Books

Narrative Devices

Rewiring the mystery novel for the digital age

BY

Illustration by Kyle Metcalf


Illustration by Kyle Metcalf

Toward the end of Joy Fielding’s She’s Not There, the characters reach a point when a DNA test is all that stands between them and the novel’s pivotal truth. Caroline, the book’s main character, wants to call her friend Peggy, a health-care worker, for advice—but she’s at a wedding reception and won’t be available until the morning.

Michelle, Caroline’s twenty-year-old daughter, shortcuts this plan by asking, “Hasn’t anybody here ever heard of the Internet?” She rushes upstairs to google DNA testing clinics and returns with addresses on a piece of paper. But this raises another question: Hasn’t Michelle ever heard of smartphones? This dash to an unseen computer is an odd trip for her to make at a time when young adults are rarely without their iPhone or Android.

She’s Not There is a near-techless thriller. The book starts when Caroline gets a landline call from a teen named Lili, who claims to be Caroline’s daughter, abducted as an infant from a Mexican resort fifteen years earlier. Lili can’t email pictures and can communicate only by phone or in person, because her parents “never had computers in the house,” as they wanted to keep Facebook and porn away from their kids. The tension and agony involved in a lost-and-potentially-recovered child provide material for a gripping story, one that delivers high drama and a satisfying resolution. But the book, set primarily in present-day San Diego, also includes sequences that our contemporary way of life—the instant access to data, the ability to contact other people immediately via text messaging—renders anachronistic.

Fielding has been writing steel-trap thrillers for decades now, and it’s tempting to see her reluctance to absorb the everyday use of digital devices as generational. But many young writers from Canada, the United States, the United Kingdom, and Nordic countries also seem interested in keeping the more pervasive kinds of technology out of their plots. Some do this by focusing on the recent or distant past, as Elisabeth de Mariaffi does in her ’90s-era crime thriller The Devil You Know; others move the action outside the range of cellphone coverage, as Ruth Ware does in In a Dark, Dark Wood, where the characters are invited to a remote cottage for a bachelorette party. Ware holds off on revealing that the bride-to-be is marrying protagonist Nora’s ex-boyfriend—a piece of knowledge that would be virtually impossible for Nora to be unaware of in this era of Facebook invites and Instagram engagement snapshots. Other writers isolate their characters in more extreme ways. Nick Cutter’s The Deep, for example,is set in a futuristic lab at the bottom of the Marianas Trench, but crucial equipment is broken, and contact with the outside world is minimal.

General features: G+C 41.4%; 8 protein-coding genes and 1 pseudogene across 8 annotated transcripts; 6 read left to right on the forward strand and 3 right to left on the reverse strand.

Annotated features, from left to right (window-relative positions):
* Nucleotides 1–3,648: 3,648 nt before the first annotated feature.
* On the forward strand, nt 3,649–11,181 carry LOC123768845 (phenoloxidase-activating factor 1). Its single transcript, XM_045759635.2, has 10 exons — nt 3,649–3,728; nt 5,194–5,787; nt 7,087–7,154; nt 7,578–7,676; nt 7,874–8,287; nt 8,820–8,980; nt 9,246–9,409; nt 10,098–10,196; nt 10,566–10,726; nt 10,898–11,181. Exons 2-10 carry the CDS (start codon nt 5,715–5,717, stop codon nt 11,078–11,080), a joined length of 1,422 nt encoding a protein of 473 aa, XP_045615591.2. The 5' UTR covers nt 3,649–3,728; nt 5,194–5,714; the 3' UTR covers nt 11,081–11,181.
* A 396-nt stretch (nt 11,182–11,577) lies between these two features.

Device-free narratives can be found in every facet of the thriller genre—from horror and suspense to cozy mysteries and serial-killer slashers. Omitting the ubiquity of the digital in modern life makes it easier to create the kind of thrills readers crave. While the advanced science of a DNA test ultimately establishes Lili’s identity, no feat of CSI-like ingenuity reconstructs the night Caroline’s child disappeared. For that, we need what such books have always taken as their fuel: deduction, interrogation, and a gradual falling-into-place of memories, confessions, and revelations. Indeed, as TV and film grow more narratively obsessed with technology, and CGI techniques permit telecommunications-related crime-solving to be depicted onscreen, near-techless thrillers such as She’s Not There provide readers with a retreat from the world. They create landscapes conducive to the suspension of disbelief crucial to what Martin Amis calls the “airless and arcane but internally coherent” world of an effective thriller.

Yet thrillers have always done more than entertain—they also perform a canary-in-a-coal-mine function, alerting us to anxieties that take longer to surface in the culture at large. The panic around homosexuality in England after the Oscar Wilde trials emerged most powerfully in Gothic tales and horror stories from the 1890s through the early twentieth century. From the 1940s to the mid-1970s, American and British domestic suspense novels explored the struggles of women trapped in societal expectations by bringing crimes, and their psychological aftermath, into the home.

Today, when we can discover the unedited, intimate contents of millions of lives online, modern thrillers are intended to reassure us that secrets are still possible and sometimes require unravelling.